Queens Park Rangers boss Harry Redknapp has made public his frustrations over guidelines within the Financial Fair Play system that could see his side refused entry to the Championship should they be relegated.
The issue stems from their loss of revenue following relegation from the Premier League in the 2012/13 season and the high wages they continued paying to players and staff last season. While the FFP rules allow a maximum of an £8 million loss for Championship sides, the enormous decrease in television income suffered last year could see the clubs' losses equal those from their relegation season - an astronomical £65.4 million.
Should this be the case when the financial reports are published in November, QPR could face a fine of up to £54 million, while a refusal to pay could see them refused entry to the Football League, meaning relegation would see them demoted to the fifth tier of English football.
Whilst chairman Tony Fernandes has already stated his intention to fight any attempt from the Football League to levy these fines against his club, Redknapp has publicly criticised the system of FFP altogether.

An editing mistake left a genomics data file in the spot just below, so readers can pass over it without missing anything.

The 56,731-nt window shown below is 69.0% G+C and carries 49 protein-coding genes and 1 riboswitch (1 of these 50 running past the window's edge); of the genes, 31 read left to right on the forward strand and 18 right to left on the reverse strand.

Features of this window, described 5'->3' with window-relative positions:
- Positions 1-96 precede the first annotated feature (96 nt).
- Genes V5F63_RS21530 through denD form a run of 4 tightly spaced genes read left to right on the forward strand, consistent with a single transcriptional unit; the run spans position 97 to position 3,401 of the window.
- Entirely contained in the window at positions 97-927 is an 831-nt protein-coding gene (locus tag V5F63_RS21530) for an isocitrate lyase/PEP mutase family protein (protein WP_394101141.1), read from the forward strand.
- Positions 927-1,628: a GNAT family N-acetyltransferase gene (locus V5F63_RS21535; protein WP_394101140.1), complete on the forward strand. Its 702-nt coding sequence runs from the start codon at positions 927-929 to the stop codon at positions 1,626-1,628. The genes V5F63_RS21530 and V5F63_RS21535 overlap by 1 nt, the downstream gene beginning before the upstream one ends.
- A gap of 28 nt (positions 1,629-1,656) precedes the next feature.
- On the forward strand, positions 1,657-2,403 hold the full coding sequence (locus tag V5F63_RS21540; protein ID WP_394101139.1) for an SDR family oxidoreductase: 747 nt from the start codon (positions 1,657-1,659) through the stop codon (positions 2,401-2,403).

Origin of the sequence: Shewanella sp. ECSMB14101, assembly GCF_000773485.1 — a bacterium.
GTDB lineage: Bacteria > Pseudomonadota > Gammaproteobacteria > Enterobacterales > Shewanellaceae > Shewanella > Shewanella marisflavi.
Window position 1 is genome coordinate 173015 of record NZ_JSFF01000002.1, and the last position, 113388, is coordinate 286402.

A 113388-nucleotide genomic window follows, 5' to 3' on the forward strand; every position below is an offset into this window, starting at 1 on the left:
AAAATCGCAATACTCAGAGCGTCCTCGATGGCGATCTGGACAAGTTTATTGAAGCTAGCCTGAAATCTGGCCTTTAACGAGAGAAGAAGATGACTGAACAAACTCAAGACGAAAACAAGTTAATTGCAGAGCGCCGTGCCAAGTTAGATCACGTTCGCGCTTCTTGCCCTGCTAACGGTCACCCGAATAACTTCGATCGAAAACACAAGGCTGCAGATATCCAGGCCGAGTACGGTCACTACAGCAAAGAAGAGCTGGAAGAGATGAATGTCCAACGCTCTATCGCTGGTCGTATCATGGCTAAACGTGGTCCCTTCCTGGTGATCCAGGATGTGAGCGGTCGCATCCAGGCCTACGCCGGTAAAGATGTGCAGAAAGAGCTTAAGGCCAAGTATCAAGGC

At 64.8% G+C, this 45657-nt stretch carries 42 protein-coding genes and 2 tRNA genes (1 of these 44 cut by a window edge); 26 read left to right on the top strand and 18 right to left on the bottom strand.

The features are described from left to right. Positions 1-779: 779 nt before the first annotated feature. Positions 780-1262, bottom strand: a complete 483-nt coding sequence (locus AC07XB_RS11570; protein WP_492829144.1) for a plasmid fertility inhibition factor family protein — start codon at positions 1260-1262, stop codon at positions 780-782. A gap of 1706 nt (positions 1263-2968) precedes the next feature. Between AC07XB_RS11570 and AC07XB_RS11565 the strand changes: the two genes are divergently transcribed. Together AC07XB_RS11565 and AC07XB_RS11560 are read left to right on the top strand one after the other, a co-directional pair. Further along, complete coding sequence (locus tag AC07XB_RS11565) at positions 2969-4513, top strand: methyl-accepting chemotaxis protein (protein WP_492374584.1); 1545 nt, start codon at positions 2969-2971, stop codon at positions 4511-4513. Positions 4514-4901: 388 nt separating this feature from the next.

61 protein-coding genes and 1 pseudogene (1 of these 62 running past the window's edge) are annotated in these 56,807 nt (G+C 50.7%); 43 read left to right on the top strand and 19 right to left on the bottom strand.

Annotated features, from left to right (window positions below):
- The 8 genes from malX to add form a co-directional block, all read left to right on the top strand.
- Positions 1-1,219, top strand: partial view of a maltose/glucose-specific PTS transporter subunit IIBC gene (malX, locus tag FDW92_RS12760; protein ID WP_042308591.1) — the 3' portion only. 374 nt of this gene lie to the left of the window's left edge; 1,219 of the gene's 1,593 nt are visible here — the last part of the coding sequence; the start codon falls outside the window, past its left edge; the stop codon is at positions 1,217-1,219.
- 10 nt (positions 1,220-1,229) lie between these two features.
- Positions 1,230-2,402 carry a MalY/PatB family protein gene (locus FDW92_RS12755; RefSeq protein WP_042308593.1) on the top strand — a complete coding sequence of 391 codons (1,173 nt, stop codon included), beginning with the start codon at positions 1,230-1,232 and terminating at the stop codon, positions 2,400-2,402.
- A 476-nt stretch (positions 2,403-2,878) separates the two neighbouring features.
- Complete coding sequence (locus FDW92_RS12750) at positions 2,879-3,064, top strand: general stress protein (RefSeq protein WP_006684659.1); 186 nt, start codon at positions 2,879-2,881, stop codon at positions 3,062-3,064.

According to BBC Sport, he said: "Fair play would be everyone having £30 million a year to spend,
"To make it fair play we should be able to spend as much as Manchester United have spent before we play them on Sunday. What is fair play because one club can spend £200 million on a team and another might spend £8-10 million? That's not fair play really, is it?"
The FFP rules
The Financial Fair Play rules were established in order to reduce the losses made by professional clubs, based on the amount of revenue the club produces. As such, clubs with a higher net income can spend more and still fall within the guidelines, while clubs that do not make as much money, or those that rely solely on a rich investor, are forced to spend less.
Punishments for clubs that fall outside the guidelines include fines, squad reductions or a transfer embargo.
However, the Football League now face difficulties, as QPR have fallen outside their jurisdiction and they no longer have any power to force the club to pay their fines. Should the club refuse outright to pay there is little the Football League can do, except follow through with their threat to refuse them entry should they be relegated from the Premier League.
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